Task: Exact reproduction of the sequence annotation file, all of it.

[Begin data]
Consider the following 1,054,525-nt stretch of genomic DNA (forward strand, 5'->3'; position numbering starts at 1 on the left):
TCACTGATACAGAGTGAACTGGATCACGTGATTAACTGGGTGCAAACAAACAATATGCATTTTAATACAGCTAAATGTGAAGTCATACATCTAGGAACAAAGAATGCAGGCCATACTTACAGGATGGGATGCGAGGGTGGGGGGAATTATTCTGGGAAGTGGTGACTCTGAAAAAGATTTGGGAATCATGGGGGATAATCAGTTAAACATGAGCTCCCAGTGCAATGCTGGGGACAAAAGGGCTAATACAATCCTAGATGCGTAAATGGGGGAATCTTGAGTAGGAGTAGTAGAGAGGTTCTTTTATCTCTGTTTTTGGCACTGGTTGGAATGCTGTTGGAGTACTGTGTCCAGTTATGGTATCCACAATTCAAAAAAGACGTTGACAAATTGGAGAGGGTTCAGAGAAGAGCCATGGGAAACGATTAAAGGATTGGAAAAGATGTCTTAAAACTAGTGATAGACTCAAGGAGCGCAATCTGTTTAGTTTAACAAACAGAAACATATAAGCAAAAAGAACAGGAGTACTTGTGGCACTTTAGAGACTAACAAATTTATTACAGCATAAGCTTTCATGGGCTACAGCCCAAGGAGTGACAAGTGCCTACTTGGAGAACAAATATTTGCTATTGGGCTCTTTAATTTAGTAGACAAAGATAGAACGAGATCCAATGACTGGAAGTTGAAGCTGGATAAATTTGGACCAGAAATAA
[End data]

Consider the following 1,054,525-nt stretch of genomic DNA (forward strand, 5'->3'; position numbering starts at 1 on the left):
TCACTGATACAGAGTGAACTGGATCACGTGATTAACTGGGTGCAAACAAACAATATGCATTTTAATACAGCTAAATGTGAAGTCATACATCTAGGAACAAAGAATGCAGGCCATACTTACAGGATGGGATGCGAGGGTGGGGGGAATTATTCTGGGAAGTGGTGACTCTGAAAAAGATTTGGGAATCATGGGGGATAATCAGTTAAACATGAGCTCCCAGTGCAATGCTGGGGACAAAAGGGCTAATACAATCCTAGATGCGTAAATGGGGGAATCTTGAGTAGGAGTAGTAGAGAGGTTCTTTTATCTCTGTTTTTGGCACTGGTTGGAATGCTGTTGGAGTACTGTGTCCAGTTATGGTATCCACAATTCAAAAAAGACGTTGACAAATTGGAGAGGGTTCAGAGAAGAGCCATGGGAAACGATTAAAGGATTGGAAAAGATGTCTTAAAACTAGTGATAGACTCAAGGAGCGCAATCTGTTTAGTTTAACAAACAGAAACATATAAGCAAAAAGAACAGGAGTACTTGTGGCACTTTAGAGACTAACAAATTTATTACAGCATAAGCTTTCATGGGCTACAGCCCAAGGAGTGACAAGTGCCTACTTGGAGAACAAATATTTGCTATTGGGCTCTTTAATTTAGTAGACAAAGATAGAACGAGATCCAATGACTGGAAGTTGAAGCTGGATAAATTTGGACCAGAAATAA